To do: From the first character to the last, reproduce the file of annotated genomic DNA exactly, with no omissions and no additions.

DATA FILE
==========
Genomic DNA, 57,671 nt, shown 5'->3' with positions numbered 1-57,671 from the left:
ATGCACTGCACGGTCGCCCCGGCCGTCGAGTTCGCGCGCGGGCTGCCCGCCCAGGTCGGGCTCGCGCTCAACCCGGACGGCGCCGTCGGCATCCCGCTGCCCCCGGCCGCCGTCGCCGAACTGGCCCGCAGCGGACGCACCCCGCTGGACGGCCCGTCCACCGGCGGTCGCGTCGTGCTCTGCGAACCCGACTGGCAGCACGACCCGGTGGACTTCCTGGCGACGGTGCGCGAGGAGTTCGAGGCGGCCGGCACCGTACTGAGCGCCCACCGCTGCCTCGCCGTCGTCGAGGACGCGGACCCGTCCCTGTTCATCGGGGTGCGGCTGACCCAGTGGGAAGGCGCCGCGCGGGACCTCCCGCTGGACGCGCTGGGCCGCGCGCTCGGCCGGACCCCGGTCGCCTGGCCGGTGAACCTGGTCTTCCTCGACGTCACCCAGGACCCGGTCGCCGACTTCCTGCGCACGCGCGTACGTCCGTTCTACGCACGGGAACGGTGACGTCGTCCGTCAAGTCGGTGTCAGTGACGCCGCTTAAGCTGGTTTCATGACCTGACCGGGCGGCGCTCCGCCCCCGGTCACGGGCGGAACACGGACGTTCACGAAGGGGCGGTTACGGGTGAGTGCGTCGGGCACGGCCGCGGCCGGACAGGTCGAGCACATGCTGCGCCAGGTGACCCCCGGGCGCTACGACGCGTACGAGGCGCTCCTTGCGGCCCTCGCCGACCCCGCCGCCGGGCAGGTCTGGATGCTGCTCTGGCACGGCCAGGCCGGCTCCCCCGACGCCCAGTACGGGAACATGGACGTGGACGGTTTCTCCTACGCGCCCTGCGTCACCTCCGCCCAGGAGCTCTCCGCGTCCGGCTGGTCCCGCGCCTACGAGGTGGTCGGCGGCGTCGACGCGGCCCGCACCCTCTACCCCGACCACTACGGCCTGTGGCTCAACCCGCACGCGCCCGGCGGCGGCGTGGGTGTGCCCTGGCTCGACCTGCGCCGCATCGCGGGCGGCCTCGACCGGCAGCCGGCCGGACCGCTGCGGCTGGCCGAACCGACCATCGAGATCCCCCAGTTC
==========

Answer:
Genomic DNA, 57,671 nt, shown 5'->3' with positions numbered 1-57,671 from the left:
ATGCACTGCACGGTCGCCCCGGCCGTCGAGTTCGCGCGCGGGCTGCCCGCCCAGGTCGGGCTCGCGCTCAACCCGGACGGCGCCGTCGGCATCCCGCTGCCCCCGGCCGCCGTCGCCGAACTGGCCCGCAGCGGACGCACCCCGCTGGACGGCCCGTCCACCGGCGGTCGCGTCGTGCTCTGCGAACCCGACTGGCAGCACGACCCGGTGGACTTCCTGGCGACGGTGCGCGAGGAGTTCGAGGCGGCCGGCACCGTACTGAGCGCCCACCGCTGCCTCGCCGTCGTCGAGGACGCGGACCCGTCCCTGTTCATCGGGGTGCGGCTGACCCAGTGGGAAGGCGCCGCGCGGGACCTCCCGCTGGACGCGCTGGGCCGCGCGCTCGGCCGGACCCCGGTCGCCTGGCCGGTGAACCTGGTCTTCCTCGACGTCACCCAGGACCCGGTCGCCGACTTCCTGCGCACGCGCGTACGTCCGTTCTACGCACGGGAACGGTGACGTCGTCCGTCAAGTCGGTGTCAGTGACGCCGCTTAAGCTGGTTTCATGACCTGACCGGGCGGCGCTCCGCCCCCGGTCACGGGCGGAACACGGACGTTCACGAAGGGGCGGTTACGGGTGAGTGCGTCGGGCACGGCCGCGGCCGGACAGGTCGAGCACATGCTGCGCCAGGTGACCCCCGGGCGCTACGACGCGTACGAGGCGCTCCTTGCGGCCCTCGCCGACCCCGCCGCCGGGCAGGTCTGGATGCTGCTCTGGCACGGCCAGGCCGGCTCCCCCGACGCCCAGTACGGGAACATGGACGTGGACGGTTTCTCCTACGCGCCCTGCGTCACCTCCGCCCAGGAGCTCTCCGCGTCCGGCTGGTCCCGCGCCTACGAGGTGGTCGGCGGCGTCGACGCGGCCCGCACCCTCTACCCCGACCACTACGGCCTGTGGCTCAACCCGCACGCGCCCGGCGGCGGCGTGGGTGTGCCCTGGCTCGACCTGCGCCGCATCGCGGGCGGCCTCGACCGGCAGCCGGCCGGACCGCTGCGGCTGGCCGAACCGACCATCGAGATCCCCCAGTTC